Finally finished Kurt Andersen's Fantasyland this morning. It's a book whose evidence is compelling but the underlying argument less so. Yes, one can roll their eyes and wince at the devolution into conspiracies, quack medicine, loopier forms of religion, and alternative facts narcissism that has gained traction in the US in the last couple decades. But there's an underlying smugness to it all that suggests, "Trust the liberal technocrats." Clear-eyed liberalism is the way to go, to insulate society from the crazy dreamers. Well, okay, but it was crazy dreamers who led abolitionism and worker's rights and environmentalist causes, etc etc. As well, there's a deep problem about causation that Andersen sidesteps. The fantasist impulse is built right into America's founding, with the Puritans in New England and the treasure hunters in the south, and all follows from there. The problem is: explain Canada. How come Canada doesn't go the loopy route? Whenever theories about America are put forth that see some significance in its founding, it's rare to assess why that other set of British colonies is seemingly different. Not saying that there isn't a plausible hypothesis in all that to explain the differences, but given that Canada and the US have fairly common origins, if you want to assert something fundamental about one, you have to consider the other. So, in the end, chunks of the book may entertain and provide a kind of a therapeutic frustration about the dopiness around us, it's a limited argument.

Onto this:
Image

I read a huge anthology of Beaumont five or six years ago, and I'm not sure of the exact contents of this, but the guy was entertaining as hell, while delivering strong morality plays, often on the theme of life in a mass society.
Endut! Hoch Hech!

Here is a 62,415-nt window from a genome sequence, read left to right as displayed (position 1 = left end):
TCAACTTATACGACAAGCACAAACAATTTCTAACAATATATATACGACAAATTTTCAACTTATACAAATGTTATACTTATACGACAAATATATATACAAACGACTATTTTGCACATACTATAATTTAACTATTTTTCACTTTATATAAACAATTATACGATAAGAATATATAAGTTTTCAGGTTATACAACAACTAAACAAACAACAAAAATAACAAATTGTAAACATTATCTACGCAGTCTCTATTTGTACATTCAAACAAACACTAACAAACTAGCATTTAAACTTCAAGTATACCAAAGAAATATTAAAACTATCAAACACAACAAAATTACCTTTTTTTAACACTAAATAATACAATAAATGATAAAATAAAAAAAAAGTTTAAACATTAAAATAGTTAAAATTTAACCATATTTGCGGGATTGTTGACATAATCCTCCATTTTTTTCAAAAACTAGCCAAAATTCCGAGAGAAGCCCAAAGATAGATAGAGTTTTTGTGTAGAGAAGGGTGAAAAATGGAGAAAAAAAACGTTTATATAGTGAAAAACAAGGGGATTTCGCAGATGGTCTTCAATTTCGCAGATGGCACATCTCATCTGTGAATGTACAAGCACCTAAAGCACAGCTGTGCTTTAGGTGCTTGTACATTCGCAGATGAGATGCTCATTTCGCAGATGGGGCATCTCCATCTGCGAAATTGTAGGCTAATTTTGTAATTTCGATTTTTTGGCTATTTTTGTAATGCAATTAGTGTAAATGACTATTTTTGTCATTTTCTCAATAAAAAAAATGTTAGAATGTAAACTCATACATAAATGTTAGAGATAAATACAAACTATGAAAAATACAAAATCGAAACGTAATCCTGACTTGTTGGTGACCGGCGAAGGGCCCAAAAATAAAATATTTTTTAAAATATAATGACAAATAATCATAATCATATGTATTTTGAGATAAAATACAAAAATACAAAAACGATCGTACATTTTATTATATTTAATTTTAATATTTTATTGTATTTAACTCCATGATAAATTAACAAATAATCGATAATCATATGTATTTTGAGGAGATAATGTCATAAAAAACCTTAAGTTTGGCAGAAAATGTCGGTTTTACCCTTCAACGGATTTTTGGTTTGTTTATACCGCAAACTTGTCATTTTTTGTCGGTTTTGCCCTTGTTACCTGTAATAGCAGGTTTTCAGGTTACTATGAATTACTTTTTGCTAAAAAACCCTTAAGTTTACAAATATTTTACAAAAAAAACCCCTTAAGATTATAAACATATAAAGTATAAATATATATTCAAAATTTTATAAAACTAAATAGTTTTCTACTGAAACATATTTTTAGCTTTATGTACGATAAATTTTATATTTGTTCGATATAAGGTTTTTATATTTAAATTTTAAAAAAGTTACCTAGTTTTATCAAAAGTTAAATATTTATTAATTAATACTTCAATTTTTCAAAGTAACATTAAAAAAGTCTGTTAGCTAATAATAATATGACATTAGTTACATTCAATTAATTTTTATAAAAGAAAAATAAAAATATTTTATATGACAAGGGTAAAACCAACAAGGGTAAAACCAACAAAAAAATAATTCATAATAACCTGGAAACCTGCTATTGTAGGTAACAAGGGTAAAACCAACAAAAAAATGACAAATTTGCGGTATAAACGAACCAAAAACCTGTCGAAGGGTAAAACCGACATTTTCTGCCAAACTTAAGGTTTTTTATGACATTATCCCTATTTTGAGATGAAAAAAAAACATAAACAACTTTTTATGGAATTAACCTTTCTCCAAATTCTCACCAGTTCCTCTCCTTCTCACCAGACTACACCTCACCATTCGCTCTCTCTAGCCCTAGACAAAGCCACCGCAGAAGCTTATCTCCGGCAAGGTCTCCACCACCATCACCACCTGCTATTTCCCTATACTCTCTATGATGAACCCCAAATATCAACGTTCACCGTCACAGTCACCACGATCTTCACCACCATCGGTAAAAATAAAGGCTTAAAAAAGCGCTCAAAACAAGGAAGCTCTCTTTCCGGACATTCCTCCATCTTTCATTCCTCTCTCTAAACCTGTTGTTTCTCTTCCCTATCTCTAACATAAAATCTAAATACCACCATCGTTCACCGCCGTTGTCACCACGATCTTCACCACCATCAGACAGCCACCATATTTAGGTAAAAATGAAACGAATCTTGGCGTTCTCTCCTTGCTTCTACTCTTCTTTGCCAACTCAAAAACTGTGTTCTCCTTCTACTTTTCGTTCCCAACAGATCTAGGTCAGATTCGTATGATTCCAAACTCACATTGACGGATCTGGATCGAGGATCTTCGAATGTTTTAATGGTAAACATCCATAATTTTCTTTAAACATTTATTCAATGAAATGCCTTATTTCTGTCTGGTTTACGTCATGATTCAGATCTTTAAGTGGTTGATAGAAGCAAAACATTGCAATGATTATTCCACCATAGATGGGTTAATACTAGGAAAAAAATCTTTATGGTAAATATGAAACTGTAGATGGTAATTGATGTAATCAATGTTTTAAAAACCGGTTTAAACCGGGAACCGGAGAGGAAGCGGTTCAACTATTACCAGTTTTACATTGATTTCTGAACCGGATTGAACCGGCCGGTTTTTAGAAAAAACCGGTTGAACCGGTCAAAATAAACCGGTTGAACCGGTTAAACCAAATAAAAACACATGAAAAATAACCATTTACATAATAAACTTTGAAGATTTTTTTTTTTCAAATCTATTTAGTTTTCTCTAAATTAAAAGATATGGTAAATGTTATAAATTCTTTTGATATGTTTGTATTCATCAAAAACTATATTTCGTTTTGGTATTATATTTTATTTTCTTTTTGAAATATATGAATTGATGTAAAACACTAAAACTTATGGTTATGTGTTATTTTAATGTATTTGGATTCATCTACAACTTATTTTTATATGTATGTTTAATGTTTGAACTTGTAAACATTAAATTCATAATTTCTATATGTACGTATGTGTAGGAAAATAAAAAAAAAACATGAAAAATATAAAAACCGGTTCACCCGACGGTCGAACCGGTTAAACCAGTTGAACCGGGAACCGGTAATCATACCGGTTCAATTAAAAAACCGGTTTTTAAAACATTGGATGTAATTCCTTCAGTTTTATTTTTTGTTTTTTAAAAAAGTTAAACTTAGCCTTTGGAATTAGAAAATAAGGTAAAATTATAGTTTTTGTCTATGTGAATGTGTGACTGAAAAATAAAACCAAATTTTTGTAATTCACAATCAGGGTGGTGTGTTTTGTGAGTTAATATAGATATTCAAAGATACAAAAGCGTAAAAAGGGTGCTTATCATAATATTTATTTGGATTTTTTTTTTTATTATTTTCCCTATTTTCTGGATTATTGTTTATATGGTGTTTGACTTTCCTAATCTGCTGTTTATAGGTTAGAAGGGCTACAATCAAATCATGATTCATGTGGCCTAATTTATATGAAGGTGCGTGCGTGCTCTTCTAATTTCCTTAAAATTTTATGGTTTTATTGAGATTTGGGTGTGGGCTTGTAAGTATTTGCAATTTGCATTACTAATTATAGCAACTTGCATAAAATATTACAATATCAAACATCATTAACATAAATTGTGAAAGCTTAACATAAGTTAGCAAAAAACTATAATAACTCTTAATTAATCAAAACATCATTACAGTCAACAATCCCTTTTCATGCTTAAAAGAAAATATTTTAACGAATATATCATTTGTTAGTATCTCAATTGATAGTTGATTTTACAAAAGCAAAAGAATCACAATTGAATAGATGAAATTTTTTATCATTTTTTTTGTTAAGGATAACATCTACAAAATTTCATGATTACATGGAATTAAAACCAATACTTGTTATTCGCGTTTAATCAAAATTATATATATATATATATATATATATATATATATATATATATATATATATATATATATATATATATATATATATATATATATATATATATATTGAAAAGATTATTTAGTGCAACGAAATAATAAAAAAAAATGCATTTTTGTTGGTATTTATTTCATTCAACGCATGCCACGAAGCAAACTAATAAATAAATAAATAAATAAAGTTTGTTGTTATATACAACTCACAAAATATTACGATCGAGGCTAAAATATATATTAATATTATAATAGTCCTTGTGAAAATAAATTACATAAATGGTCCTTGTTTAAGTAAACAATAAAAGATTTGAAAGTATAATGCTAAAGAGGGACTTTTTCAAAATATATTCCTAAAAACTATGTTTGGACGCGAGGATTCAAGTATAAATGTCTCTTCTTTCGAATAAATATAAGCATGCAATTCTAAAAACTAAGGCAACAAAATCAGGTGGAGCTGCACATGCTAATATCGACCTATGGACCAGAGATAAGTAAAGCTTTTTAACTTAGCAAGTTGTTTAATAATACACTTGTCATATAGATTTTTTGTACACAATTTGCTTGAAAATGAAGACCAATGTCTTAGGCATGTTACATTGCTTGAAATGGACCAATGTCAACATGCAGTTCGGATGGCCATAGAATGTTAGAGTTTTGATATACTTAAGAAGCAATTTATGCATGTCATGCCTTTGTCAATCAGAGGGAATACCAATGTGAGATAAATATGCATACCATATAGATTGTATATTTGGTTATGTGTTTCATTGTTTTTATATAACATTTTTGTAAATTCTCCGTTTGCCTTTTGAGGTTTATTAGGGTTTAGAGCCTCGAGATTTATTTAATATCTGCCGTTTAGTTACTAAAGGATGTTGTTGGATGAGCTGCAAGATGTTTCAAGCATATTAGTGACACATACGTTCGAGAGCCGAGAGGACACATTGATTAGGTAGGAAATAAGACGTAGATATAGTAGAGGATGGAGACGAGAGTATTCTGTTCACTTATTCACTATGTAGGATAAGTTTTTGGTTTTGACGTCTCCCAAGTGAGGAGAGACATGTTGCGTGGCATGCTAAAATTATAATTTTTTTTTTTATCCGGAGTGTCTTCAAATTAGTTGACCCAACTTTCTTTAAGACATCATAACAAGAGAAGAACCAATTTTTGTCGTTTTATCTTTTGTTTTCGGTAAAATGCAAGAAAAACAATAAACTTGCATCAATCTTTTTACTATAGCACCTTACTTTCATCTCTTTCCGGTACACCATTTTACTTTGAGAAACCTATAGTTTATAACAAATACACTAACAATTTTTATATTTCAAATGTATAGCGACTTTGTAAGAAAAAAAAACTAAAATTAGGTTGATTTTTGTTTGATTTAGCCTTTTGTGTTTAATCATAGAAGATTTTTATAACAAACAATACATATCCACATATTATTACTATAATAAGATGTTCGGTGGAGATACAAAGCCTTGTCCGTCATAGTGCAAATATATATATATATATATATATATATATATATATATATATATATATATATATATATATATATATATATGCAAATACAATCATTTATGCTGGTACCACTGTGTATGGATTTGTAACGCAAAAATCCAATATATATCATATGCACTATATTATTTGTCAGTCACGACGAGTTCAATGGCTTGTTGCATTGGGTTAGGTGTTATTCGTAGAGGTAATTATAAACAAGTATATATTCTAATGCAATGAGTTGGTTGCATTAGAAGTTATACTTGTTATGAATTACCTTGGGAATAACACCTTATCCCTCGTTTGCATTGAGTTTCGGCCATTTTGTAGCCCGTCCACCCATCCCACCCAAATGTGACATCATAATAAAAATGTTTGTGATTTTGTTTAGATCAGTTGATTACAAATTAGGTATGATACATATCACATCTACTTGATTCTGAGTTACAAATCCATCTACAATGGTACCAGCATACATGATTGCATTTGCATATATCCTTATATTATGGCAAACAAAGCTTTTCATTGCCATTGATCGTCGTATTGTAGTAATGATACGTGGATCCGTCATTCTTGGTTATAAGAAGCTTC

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Re: Whatcha reading?

Post by Silent Majority » 02 Jan 2018, 6:33pm

I'll have to get that Beaumont book. I return to Matheson's short stories all the time.
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Re: Whatcha reading?

Post by Dr. Medulla » 02 Jan 2018, 6:57pm

Silent Majority wrote:
02 Jan 2018, 6:33pm
I'll have to get that Beaumont book. I return to Matheson's short stories all the time.
If you're looking for a text version, the Beaumont collection I have is called The Howling Man and has about three-dozen short stories.
Endut! Hoch Hech!

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Re: Whatcha reading?

Post by Silent Majority » 05 Jan 2018, 11:29am

This Maltese Falcon audiobook kicks arse because the reader is doing spot on Peter Lorre and Sidney Greenstreet impersonations for the appropriate characters. I keep thinking of the Simpsons' "Oh crap! I certainly shouldn't have said it was... illegal."
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Re: Whatcha reading?

Post by Silent Majority » 08 Jan 2018, 6:45pm

1) The Maltese Falcon - Dashiell Hammett. Audiobook. It's somewhat unfair to compare Hammett to Chandler, because it feels as though Hammett invented a lot of the foundations that Chandler would move into two and a half dimensions. Once I got past the feeling that an element was missing, I was able to enjoy this a good deal. The plot was a lot more fun than the arbitrary maze that Marlowe would get pushed through. Spade is an unlikable dick. The most interesting character is the gay dude that Peter Lorre would play in the movie adaptation and he's the one I wish we were following, but that's not the reason to read a thriller from 1929. Trashy boyish japes with the retrograde "tough" attitudes that I can just about tolerate in this context.

2) Anarchy - Errico Malatesta. A short essay which came to me in book form, this is a handy introduction to anarchist ideas where I'm shocked again and again how relevant words railing against the ruling classes remain a century on. His condemnation of authoritarian socialism is also appreciated, written, as it was, before even the Russian Revolution. A real treat.
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Re: Whatcha reading?

Post by Dr. Medulla » 08 Jan 2018, 8:45pm

Silent Majority wrote:
08 Jan 2018, 6:45pm
1) The Maltese Falcon - Dashiell Hammett. Audiobook. It's somewhat unfair to compare Hammett to Chandler, because it feels as though Hammett invented a lot of the foundations that Chandler would move into two and a half dimensions. Once I got past the feeling that an element was missing, I was able to enjoy this a good deal. The plot was a lot more fun than the arbitrary maze that Marlowe would get pushed through. Spade is an unlikable dick. The most interesting character is the gay dude that Peter Lorre would play in the movie adaptation and he's the one I wish we were following, but that's not the reason to read a thriller from 1929. Trashy boyish japes with the retrograde "tough" attitudes that I can just about tolerate in this context.